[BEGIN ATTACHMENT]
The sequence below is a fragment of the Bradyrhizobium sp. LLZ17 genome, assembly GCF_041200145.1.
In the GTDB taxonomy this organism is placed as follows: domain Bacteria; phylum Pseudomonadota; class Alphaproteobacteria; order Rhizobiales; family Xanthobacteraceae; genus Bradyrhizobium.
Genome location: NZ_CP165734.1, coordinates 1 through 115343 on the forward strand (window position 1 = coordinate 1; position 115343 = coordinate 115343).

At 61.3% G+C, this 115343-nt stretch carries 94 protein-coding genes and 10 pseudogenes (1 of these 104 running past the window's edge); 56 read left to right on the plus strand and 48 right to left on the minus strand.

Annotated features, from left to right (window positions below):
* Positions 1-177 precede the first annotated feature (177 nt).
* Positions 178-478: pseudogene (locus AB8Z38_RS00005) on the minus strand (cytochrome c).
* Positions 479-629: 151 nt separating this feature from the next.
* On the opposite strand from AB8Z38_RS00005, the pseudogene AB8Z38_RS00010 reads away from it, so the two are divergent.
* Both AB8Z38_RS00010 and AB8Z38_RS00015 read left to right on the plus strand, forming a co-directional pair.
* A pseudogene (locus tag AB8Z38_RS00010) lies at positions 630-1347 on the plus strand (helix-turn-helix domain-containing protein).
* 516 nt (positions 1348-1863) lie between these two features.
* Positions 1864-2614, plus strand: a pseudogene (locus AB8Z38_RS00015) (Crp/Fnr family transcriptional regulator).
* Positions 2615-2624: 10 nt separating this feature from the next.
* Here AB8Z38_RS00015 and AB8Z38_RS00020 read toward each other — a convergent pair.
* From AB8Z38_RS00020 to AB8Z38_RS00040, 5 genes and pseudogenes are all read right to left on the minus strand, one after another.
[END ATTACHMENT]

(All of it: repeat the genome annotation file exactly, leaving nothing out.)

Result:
The sequence below is a fragment of the Bradyrhizobium sp. LLZ17 genome, assembly GCF_041200145.1.
In the GTDB taxonomy this organism is placed as follows: domain Bacteria; phylum Pseudomonadota; class Alphaproteobacteria; order Rhizobiales; family Xanthobacteraceae; genus Bradyrhizobium.
Genome location: NZ_CP165734.1, coordinates 1 through 115343 on the forward strand (window position 1 = coordinate 1; position 115343 = coordinate 115343).

At 61.3% G+C, this 115343-nt stretch carries 94 protein-coding genes and 10 pseudogenes (1 of these 104 running past the window's edge); 56 read left to right on the plus strand and 48 right to left on the minus strand.

Annotated features, from left to right (window positions below):
* Positions 1-177 precede the first annotated feature (177 nt).
* Positions 178-478: pseudogene (locus AB8Z38_RS00005) on the minus strand (cytochrome c).
* Positions 479-629: 151 nt separating this feature from the next.
* On the opposite strand from AB8Z38_RS00005, the pseudogene AB8Z38_RS00010 reads away from it, so the two are divergent.
* Both AB8Z38_RS00010 and AB8Z38_RS00015 read left to right on the plus strand, forming a co-directional pair.
* A pseudogene (locus tag AB8Z38_RS00010) lies at positions 630-1347 on the plus strand (helix-turn-helix domain-containing protein).
* 516 nt (positions 1348-1863) lie between these two features.
* Positions 1864-2614, plus strand: a pseudogene (locus AB8Z38_RS00015) (Crp/Fnr family transcriptional regulator).
* Positions 2615-2624: 10 nt separating this feature from the next.
* Here AB8Z38_RS00015 and AB8Z38_RS00020 read toward each other — a convergent pair.
* From AB8Z38_RS00020 to AB8Z38_RS00040, 5 genes and pseudogenes are all read right to left on the minus strand, one after another.